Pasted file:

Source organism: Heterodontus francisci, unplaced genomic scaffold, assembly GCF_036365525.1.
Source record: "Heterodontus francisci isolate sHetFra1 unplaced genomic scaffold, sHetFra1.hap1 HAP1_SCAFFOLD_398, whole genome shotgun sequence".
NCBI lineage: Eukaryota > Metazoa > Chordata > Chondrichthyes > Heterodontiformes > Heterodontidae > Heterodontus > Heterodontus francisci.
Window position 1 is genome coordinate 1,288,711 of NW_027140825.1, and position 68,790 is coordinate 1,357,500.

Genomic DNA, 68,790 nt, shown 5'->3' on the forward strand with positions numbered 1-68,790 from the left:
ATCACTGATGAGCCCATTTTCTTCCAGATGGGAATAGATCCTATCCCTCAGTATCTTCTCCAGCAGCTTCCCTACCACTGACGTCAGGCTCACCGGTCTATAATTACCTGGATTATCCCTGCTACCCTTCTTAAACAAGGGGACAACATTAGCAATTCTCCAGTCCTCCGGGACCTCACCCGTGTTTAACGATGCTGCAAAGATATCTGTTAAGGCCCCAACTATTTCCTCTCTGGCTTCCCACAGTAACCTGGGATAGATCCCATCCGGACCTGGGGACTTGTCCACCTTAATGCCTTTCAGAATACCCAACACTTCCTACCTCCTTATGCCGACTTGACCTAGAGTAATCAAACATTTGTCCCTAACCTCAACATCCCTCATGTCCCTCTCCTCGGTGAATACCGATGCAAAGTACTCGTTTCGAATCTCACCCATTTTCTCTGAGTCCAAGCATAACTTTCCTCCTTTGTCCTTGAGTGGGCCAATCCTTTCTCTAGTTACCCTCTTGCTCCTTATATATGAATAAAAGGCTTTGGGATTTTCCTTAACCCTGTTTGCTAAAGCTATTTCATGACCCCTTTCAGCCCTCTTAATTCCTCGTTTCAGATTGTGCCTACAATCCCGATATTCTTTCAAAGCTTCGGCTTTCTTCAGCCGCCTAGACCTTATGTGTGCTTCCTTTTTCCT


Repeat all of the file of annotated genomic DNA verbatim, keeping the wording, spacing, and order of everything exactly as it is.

Source organism: Heterodontus francisci, unplaced genomic scaffold, assembly GCF_036365525.1.
Source record: "Heterodontus francisci isolate sHetFra1 unplaced genomic scaffold, sHetFra1.hap1 HAP1_SCAFFOLD_398, whole genome shotgun sequence".
NCBI lineage: Eukaryota > Metazoa > Chordata > Chondrichthyes > Heterodontiformes > Heterodontidae > Heterodontus > Heterodontus francisci.
Window position 1 is genome coordinate 1,288,711 of NW_027140825.1, and position 68,790 is coordinate 1,357,500.

Genomic DNA, 68,790 nt, shown 5'->3' on the forward strand with positions numbered 1-68,790 from the left:
ATCACTGATGAGCCCATTTTCTTCCAGATGGGAATAGATCCTATCCCTCAGTATCTTCTCCAGCAGCTTCCCTACCACTGACGTCAGGCTCACCGGTCTATAATTACCTGGATTATCCCTGCTACCCTTCTTAAACAAGGGGACAACATTAGCAATTCTCCAGTCCTCCGGGACCTCACCCGTGTTTAACGATGCTGCAAAGATATCTGTTAAGGCCCCAACTATTTCCTCTCTGGCTTCCCACAGTAACCTGGGATAGATCCCATCCGGACCTGGGGACTTGTCCACCTTAATGCCTTTCAGAATACCCAACACTTCCTACCTCCTTATGCCGACTTGACCTAGAGTAATCAAACATTTGTCCCTAACCTCAACATCCCTCATGTCCCTCTCCTCGGTGAATACCGATGCAAAGTACTCGTTTCGAATCTCACCCATTTTCTCTGAGTCCAAGCATAACTTTCCTCCTTTGTCCTTGAGTGGGCCAATCCTTTCTCTAGTTACCCTCTTGCTCCTTATATATGAATAAAAGGCTTTGGGATTTTCCTTAACCCTGTTTGCTAAAGCTATTTCATGACCCCTTTCAGCCCTCTTAATTCCTCGTTTCAGATTGTGCCTACAATCCCGATATTCTTTCAAAGCTTCGGCTTTCTTCAGCCGCCTAGACCTTATGTGTGCTTCCTTTTTCCT